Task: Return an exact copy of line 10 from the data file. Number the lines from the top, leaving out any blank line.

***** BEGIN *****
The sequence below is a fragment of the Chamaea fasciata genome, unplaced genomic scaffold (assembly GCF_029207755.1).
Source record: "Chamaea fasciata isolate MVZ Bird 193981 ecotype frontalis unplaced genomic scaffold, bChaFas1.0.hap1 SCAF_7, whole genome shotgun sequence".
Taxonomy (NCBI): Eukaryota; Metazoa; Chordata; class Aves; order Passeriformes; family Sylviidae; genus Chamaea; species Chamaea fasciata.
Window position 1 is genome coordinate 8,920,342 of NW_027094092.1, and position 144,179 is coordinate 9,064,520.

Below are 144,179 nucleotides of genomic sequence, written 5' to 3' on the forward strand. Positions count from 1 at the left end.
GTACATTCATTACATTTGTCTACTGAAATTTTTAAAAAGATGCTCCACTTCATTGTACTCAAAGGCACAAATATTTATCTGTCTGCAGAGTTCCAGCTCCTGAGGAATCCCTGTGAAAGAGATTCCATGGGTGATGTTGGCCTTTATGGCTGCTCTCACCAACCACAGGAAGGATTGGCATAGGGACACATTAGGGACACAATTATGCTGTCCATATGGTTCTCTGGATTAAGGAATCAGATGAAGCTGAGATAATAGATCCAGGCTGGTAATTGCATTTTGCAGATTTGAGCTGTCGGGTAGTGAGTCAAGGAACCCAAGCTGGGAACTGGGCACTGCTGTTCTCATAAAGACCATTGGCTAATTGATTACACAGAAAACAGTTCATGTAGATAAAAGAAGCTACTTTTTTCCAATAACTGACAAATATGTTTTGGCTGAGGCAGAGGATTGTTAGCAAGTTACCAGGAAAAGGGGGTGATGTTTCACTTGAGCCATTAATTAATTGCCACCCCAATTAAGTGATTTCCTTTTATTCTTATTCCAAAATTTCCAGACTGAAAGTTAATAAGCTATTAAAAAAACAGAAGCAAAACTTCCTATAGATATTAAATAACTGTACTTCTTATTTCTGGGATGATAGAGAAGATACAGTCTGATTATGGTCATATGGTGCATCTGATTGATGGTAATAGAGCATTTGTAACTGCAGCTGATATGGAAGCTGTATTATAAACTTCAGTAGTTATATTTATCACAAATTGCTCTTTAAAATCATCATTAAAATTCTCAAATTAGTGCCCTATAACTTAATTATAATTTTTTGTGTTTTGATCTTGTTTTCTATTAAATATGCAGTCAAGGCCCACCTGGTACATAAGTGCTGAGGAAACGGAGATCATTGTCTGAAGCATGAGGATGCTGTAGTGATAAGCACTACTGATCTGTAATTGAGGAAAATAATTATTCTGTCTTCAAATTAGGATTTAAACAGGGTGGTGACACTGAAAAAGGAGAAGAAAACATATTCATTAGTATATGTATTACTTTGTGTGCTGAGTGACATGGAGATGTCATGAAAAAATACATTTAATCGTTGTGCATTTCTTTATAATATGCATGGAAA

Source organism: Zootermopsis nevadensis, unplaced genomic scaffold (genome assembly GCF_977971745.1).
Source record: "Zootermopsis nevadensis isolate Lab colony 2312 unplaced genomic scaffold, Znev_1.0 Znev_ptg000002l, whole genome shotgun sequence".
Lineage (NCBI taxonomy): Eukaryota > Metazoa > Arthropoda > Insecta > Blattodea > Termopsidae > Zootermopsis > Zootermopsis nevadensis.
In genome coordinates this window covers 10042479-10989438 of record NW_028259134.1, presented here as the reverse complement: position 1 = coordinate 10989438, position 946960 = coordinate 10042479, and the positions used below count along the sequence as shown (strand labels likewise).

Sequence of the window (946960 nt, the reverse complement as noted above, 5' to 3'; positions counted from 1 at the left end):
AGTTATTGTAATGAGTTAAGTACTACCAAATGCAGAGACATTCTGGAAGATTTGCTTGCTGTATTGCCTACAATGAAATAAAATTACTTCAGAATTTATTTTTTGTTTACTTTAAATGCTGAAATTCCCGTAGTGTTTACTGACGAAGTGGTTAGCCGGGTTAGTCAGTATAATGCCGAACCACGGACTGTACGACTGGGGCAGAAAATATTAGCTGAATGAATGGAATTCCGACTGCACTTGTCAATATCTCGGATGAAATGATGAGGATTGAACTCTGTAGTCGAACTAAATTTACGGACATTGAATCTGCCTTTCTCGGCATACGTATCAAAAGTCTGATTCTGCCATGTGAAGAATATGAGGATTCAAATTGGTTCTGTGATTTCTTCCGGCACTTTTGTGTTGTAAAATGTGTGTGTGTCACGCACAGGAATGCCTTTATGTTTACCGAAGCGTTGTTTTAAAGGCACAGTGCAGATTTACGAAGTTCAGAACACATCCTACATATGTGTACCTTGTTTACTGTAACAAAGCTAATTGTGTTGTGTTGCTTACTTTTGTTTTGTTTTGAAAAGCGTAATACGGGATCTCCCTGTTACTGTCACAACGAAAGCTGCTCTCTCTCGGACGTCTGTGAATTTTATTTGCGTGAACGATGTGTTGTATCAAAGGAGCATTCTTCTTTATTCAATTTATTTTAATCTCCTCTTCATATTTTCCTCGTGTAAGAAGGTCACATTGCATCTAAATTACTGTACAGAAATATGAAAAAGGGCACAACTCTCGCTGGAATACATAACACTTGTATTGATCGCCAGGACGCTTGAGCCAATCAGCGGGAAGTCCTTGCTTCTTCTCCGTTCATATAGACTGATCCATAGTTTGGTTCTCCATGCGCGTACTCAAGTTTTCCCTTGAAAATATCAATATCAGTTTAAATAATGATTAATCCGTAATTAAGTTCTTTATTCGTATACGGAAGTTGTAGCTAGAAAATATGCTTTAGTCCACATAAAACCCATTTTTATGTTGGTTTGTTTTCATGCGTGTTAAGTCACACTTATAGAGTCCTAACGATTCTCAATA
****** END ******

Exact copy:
In genome coordinates this window covers 10042479-10989438 of record NW_028259134.1, presented here as the reverse complement: position 1 = coordinate 10989438, position 946960 = coordinate 10042479, and the positions used below count along the sequence as shown (strand labels likewise).